WDW gives clarity to a few often-used terms, some of which have been traditional points of conflict. “Evangelism” tends to have in view a result (to gain a convert), and can be connected with the negative connotations of “Proselytizing,” under which some missionaries sought out not only non-Christians, but also Christians already in another church. WDW reflects a concerted effort to recast evangelism in terms of witness (81). “Witness” bears less of the burden of proselytizing, and can be defined as introducing others to the Kingdom of God, through Christ, with the possibility of planting a seed or leaving an invitation. “Dialogue” represents mutual interaction, conversation, and inquiry— preferably using the Principles and Recommendations detailed in the World Council of Churches’ June 2011 “Christian Witness in a Multi-Religious World.” The Recommendations are: study, build, encourage, cooperate, call, pray. The Principles are: Act in God’s love, service, and justice; Imitate Jesus Christ; Practice Christian virtues; Engage in ministries of healing; Reject violence; Honor freedom of religion; Pursue mutual respect; Renounce false witness; Build relationships.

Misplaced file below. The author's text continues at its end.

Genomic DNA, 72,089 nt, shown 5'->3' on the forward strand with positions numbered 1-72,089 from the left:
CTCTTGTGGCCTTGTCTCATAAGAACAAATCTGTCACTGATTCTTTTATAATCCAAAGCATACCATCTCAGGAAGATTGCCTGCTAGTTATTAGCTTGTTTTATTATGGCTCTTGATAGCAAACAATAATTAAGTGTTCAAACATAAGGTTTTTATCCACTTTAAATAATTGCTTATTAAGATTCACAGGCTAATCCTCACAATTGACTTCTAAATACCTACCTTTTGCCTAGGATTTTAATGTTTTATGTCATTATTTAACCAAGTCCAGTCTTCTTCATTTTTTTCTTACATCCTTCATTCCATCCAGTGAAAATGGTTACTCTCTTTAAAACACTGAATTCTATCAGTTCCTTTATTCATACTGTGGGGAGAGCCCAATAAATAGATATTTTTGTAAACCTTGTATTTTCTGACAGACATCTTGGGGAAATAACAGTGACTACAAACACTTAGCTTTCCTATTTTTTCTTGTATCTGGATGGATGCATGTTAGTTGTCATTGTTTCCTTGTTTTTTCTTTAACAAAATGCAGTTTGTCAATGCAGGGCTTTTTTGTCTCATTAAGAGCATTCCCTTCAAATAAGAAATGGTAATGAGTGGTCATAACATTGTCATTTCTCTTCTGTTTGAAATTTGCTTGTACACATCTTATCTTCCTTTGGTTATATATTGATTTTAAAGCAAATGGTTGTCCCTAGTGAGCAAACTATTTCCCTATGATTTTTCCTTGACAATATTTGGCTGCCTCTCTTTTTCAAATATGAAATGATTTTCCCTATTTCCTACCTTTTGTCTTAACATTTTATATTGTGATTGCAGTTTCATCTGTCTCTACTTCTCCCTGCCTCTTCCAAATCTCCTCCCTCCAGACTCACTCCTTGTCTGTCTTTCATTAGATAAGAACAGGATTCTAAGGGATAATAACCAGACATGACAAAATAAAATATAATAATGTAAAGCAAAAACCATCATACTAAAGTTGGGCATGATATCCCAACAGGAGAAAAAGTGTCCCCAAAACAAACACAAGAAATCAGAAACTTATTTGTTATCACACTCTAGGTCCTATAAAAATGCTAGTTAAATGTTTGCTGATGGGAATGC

Q2. Why should Christians engage in Interfaith work at all?
WDW answers, “[T]he risen and living Christ can move and be met beyond the bounds of the Church’s institutions and proclamation. In these ways, our belief in Christ opens us to seek God’s presence through the Spirit within other traditions than our own” (34). Further, WDW affirms the Divine mission in the world which God created (75), with God’s Church acting as “the springboard for proclamation and evangelization” (75). Indeed, God wills all to be saved (94) and therefore the Church “cannot set limits to the saving power of God” (42). Mere human beings, even given God’s will to save all, do not know definitively who is finally “in” or “out.” The Church is called to preach the Gospel, but the results are God’s. The Body of Christ is called, gathered, and sent— for the sake of others and for the sake of the world. The horizon of the Kingdom of God is indeed the world, “the realm that the church is called to serve” (76). In the New Jerusalem, all nations come (Revelation 21:24) , with all sorts and conditions of the People of God at last face to face. It is just this awareness of God’s presence in the wider world and its communities which calls Christians to engage in interfaith work.